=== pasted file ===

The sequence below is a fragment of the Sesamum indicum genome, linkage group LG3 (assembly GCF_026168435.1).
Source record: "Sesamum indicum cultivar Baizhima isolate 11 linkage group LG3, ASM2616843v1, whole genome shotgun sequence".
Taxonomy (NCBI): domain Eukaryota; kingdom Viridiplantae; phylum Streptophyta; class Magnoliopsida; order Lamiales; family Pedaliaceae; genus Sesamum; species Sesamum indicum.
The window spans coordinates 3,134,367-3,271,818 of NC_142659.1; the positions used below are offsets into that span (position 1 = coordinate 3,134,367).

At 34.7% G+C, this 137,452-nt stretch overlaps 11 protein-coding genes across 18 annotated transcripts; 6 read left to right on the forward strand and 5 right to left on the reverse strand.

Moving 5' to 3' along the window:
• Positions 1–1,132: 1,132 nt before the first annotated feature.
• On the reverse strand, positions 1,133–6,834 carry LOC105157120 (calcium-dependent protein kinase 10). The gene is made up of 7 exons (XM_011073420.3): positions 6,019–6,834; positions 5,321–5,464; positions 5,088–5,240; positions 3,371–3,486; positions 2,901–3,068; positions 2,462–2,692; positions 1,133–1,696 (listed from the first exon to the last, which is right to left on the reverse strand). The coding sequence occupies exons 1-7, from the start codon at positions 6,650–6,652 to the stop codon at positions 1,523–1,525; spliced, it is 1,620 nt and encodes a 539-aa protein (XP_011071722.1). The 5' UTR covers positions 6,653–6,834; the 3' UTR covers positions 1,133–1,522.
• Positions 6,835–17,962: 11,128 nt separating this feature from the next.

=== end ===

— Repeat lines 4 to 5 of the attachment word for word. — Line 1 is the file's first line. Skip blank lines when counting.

The window spans coordinates 3,134,367-3,271,818 of NC_142659.1; the positions used below are offsets into that span (position 1 = coordinate 3,134,367).

At 34.7% G+C, this 137,452-nt stretch overlaps 11 protein-coding genes across 18 annotated transcripts; 6 read left to right on the forward strand and 5 right to left on the reverse strand.